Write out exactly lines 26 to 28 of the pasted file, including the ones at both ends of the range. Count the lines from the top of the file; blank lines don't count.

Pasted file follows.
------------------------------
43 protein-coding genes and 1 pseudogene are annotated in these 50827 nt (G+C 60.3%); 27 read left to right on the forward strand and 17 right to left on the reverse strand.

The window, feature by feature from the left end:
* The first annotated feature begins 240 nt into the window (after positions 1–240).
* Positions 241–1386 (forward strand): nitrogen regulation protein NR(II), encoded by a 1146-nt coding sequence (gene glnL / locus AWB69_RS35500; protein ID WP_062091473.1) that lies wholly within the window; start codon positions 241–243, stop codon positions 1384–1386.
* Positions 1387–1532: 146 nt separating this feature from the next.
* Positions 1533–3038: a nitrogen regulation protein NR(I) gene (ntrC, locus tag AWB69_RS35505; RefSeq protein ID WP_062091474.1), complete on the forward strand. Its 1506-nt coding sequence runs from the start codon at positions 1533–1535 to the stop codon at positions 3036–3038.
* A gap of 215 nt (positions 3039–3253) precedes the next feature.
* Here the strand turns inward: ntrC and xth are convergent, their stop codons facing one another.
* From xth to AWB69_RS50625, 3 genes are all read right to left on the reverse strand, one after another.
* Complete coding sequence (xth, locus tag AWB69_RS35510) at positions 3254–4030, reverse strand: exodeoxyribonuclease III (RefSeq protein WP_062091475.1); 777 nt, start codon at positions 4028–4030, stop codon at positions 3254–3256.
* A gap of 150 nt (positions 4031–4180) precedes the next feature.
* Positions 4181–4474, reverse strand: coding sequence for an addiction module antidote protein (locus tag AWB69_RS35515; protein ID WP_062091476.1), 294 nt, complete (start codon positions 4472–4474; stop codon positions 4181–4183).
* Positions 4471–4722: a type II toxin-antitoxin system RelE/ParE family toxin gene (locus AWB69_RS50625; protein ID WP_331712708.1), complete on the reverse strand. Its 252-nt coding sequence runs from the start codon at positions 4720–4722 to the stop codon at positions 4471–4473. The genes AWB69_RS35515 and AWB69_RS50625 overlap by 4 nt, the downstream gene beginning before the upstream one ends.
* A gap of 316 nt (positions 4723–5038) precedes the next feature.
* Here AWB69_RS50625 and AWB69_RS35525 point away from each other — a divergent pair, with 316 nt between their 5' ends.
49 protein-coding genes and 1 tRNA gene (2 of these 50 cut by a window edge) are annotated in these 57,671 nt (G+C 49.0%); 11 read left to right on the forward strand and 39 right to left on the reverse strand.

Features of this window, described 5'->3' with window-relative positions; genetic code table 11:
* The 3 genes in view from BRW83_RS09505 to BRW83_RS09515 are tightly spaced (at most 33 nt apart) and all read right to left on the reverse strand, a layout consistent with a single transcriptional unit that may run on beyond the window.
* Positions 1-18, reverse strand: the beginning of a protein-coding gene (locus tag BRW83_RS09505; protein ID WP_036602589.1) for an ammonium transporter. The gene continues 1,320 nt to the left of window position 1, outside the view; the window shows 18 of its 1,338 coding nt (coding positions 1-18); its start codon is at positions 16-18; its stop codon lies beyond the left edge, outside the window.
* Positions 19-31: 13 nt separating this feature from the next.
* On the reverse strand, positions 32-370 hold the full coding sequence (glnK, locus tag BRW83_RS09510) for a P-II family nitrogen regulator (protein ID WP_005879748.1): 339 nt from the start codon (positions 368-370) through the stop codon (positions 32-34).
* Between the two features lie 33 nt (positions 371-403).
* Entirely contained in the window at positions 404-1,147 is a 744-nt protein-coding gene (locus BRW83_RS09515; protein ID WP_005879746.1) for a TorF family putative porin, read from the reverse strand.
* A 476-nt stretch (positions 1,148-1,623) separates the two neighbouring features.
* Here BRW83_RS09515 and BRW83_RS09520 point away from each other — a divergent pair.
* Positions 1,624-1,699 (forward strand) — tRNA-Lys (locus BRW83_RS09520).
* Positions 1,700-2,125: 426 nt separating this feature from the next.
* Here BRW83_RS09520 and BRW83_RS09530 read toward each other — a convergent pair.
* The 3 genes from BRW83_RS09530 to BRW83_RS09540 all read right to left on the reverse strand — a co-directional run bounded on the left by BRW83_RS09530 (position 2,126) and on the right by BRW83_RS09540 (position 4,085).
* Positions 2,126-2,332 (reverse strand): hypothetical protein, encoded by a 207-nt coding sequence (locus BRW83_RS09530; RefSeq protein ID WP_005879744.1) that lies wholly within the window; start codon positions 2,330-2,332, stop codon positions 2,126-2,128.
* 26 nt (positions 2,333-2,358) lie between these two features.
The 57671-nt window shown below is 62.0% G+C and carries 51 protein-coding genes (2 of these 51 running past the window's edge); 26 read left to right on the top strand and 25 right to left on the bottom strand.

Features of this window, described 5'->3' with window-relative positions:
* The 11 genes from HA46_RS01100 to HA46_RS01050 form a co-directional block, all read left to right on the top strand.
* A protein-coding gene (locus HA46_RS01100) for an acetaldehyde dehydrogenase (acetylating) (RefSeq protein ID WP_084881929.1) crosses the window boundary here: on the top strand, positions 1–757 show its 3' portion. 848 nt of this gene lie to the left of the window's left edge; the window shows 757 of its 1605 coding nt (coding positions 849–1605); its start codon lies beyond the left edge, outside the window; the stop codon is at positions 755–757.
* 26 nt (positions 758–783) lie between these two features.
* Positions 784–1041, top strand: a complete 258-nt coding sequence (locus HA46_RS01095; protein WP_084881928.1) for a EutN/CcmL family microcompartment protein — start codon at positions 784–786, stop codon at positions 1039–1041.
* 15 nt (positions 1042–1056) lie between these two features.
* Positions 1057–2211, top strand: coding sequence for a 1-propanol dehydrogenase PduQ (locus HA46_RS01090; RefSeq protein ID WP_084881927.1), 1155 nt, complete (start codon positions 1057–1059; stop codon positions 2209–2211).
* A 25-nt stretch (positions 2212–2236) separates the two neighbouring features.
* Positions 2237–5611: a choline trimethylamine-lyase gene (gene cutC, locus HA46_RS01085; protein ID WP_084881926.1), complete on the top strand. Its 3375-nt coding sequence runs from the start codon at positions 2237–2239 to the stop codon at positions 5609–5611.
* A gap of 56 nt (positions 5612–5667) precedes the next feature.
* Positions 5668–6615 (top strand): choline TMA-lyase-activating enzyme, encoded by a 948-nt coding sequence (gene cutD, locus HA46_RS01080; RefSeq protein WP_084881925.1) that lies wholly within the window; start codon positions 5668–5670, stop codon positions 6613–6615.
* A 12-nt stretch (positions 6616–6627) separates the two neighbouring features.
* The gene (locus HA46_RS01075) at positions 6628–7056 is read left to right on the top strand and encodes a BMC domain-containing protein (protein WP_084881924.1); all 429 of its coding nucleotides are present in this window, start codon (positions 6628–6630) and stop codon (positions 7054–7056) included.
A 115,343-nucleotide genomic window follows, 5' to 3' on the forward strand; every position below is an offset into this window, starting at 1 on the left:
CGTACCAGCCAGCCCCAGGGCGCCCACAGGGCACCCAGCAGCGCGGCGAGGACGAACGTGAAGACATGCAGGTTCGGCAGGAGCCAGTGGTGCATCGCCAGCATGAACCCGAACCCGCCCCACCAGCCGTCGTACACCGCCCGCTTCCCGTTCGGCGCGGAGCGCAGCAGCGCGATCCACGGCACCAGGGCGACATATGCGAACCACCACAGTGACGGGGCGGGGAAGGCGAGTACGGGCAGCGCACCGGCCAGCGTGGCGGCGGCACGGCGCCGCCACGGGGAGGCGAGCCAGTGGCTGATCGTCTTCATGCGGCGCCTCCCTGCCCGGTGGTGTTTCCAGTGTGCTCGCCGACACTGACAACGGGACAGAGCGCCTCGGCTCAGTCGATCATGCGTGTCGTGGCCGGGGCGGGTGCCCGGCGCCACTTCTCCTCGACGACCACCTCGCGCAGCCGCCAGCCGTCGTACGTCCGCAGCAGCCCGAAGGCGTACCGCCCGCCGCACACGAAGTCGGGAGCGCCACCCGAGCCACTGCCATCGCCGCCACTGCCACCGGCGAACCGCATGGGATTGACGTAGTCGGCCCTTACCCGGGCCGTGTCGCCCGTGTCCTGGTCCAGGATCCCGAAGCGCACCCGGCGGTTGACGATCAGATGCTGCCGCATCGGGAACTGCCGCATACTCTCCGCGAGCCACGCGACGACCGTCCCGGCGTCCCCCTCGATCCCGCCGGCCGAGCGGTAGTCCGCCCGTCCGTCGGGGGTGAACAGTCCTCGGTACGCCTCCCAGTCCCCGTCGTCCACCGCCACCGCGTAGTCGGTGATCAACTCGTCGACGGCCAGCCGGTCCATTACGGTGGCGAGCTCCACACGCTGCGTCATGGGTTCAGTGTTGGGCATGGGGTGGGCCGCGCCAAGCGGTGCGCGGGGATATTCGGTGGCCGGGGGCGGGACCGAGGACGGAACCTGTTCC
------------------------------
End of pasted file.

* Positions 1,624-1,699 (forward strand) — tRNA-Lys (locus BRW83_RS09520).
* Positions 1,700-2,125: 426 nt separating this feature from the next.
* Here BRW83_RS09520 and BRW83_RS09530 read toward each other — a convergent pair.